You know, writing content on Instagram feels like barking up the wrong tree sometimes. I have to admit that. I mean, it is often more wonderful than painful and there’s a chance you’re here because of the content I write on Instagram, but there are days that it seems I’m banging my head on a brick wall.
I wrote a post once about the gamification of the platform. We play this game of engagement, where likes, shares, saves, and comments work like coins you collect while running desperately to reach the next checkpoint without knowing when you’re gonna finish this game.
But the truth is that sometimes, because we didn’t post at a specific time, or because there’s too much going on and we are not playing the game “as we should”, not even loyal readers of our content know that we posted something new.
So, what’s frustrating for me is not lack of engagement per se on a post I put a lot effort into to write, it’s the fact that an algorithm chooses what my readers will read and it hides my content from them whenever I do something different from the rules of the game.
And since I don’t write every day to tell people what I’m having for breakfast or how the weather is outside, since I write every day to inspire people to write and read, to tell people about reading to encourage them to read it as well or writing to gather other writers who might be on the same journey, it sucks to be in the hands of an algorithm for that.
So I decided to experiment with this new way of delivering my content. It’s the third day and I love it so far. And here’s why.
Like Ann Handley wrote in her book, Everybody Writes, “people on your email list have asked to receive your emails” and “that’s an advantage: you have the privilege of interacting with a person by invitation, in the relatively intimate setting of the recipient’s own inbox.”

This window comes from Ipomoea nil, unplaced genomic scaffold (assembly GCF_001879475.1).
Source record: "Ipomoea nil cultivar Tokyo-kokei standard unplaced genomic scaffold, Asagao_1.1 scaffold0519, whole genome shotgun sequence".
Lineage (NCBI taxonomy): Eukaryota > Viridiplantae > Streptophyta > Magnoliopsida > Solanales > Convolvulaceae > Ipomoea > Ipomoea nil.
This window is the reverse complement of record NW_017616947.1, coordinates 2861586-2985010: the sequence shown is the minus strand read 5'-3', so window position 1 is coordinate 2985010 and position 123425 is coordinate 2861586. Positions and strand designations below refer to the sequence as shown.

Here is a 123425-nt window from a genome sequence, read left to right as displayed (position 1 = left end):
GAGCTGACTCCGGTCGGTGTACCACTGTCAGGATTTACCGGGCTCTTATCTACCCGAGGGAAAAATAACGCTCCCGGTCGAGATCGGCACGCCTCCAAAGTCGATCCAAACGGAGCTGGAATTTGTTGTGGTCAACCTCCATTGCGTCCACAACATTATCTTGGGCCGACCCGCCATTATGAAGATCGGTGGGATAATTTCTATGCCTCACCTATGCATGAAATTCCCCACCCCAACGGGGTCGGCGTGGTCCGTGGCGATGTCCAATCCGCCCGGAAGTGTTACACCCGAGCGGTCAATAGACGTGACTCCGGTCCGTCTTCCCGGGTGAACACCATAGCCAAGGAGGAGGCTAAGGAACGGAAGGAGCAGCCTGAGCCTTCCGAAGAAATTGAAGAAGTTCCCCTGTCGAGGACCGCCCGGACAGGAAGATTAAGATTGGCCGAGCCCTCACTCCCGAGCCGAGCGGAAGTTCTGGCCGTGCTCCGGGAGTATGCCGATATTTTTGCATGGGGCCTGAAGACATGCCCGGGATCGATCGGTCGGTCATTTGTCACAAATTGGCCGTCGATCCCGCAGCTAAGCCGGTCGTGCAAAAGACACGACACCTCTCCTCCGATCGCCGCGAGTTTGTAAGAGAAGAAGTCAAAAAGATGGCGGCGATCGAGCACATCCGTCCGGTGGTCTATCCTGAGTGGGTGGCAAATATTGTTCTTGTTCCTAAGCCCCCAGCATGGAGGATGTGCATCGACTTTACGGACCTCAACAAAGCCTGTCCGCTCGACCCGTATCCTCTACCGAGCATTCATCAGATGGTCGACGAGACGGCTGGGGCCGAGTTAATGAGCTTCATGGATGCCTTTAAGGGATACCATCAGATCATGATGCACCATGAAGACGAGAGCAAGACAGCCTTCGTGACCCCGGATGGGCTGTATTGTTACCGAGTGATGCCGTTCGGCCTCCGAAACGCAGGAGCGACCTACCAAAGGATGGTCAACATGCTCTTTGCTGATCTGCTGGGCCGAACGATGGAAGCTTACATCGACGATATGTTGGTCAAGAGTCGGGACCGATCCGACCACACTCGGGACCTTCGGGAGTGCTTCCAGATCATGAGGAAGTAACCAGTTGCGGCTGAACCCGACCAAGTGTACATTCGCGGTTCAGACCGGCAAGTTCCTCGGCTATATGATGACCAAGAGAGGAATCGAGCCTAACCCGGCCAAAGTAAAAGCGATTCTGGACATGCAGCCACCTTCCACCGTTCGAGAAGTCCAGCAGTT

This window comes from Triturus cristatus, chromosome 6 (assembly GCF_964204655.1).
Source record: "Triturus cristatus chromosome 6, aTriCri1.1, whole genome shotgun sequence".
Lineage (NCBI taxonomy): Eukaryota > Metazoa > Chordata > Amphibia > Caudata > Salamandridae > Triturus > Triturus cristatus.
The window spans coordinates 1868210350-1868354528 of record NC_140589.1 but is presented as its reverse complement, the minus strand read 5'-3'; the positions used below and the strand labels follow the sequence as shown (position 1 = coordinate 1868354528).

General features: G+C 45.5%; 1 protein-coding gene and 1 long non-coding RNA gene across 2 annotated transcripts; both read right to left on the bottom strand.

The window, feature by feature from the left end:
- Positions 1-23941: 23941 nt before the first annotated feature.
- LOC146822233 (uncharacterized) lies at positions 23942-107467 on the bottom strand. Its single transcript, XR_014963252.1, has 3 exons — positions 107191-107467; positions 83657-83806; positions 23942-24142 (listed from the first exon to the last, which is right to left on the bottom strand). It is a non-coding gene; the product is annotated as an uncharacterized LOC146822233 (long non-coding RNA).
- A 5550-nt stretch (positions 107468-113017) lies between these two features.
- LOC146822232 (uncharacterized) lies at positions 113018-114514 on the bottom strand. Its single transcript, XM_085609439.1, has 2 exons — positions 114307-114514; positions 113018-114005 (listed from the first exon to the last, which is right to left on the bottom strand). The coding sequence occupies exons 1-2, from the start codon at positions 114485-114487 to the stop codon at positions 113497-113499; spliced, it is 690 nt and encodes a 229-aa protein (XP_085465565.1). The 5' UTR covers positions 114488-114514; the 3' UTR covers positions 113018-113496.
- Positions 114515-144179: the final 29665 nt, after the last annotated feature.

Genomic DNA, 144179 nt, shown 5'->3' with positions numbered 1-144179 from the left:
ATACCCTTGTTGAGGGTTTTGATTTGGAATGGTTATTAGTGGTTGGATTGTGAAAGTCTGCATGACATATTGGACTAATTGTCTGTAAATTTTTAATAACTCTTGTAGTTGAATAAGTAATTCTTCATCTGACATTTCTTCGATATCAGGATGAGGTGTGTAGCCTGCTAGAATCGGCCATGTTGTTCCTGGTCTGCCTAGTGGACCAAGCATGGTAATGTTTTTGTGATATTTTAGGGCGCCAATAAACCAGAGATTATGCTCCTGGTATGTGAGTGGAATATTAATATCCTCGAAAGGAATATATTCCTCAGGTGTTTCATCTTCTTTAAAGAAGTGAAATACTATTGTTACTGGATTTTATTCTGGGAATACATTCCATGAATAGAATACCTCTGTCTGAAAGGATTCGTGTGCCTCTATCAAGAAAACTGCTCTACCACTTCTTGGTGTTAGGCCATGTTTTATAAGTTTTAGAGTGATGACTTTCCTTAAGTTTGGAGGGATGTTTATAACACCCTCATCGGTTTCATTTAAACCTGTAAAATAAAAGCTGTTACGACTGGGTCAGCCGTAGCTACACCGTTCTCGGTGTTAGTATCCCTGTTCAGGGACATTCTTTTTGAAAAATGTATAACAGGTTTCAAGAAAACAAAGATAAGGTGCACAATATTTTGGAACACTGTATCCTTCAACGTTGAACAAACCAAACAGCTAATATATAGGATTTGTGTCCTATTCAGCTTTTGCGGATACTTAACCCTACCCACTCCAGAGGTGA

In other words, no matter what happens, you’re my subscriber and you’re gonna get my content on your inbox, and I will know that, if you like it, you’ll stay here and open my content and read it, and if you don’t, well, you’re gonna unsubscribe or just leave it there and I will also know.
It feels great. Because now I can know what’s working and what’s not, I can know who my readers really are and what you like. I can work on better pieces of content and improve it day by day based on real and more intimate metrics and your feedback.
Also, and I wrote about it on Instagram, too, I think we have to start getting more mindful about the content we read, about what we like, and what is worth having our reading time, and there’s a huge difference between following and hoping that content will show on your timeline and you see it through a photo on your idling scrolling, and asking the content to be sent to your inbox so you can open and read it.
This leads me to my first impressions of Substack. I’m loving it so far. I mean, I love the layout and the format of this post and how the content is shown in a blog-like structure, and I know it’s not something really new, there’s a lot of other services that do the same, but there’s something about Substack that is giving me pleasure and motivation to keep writing content though it. I also love the way my posts look on email.
And, in general, writing newsletters or blog posts is freeing. I don’t have writing limits (like the 2200 or 280 characters), which is amazing. If you’re still here. *laughs* The subscriptions are growing, which means I might be doing things right so far. People are commenting on a deeper level, which means I’m provoking the conversation I want to provoke. And the whole experience feels great.
So, there’s a good chance this will be a long-term thing and those are my first impressions on doing this every day. And I’m grateful and happy that you’re here with me in this experience.
Now, tell me: do you also have a newsletter? Are you on Substack too? How long have you been writing it, and how does it feel? Let’s talk about it in the comments.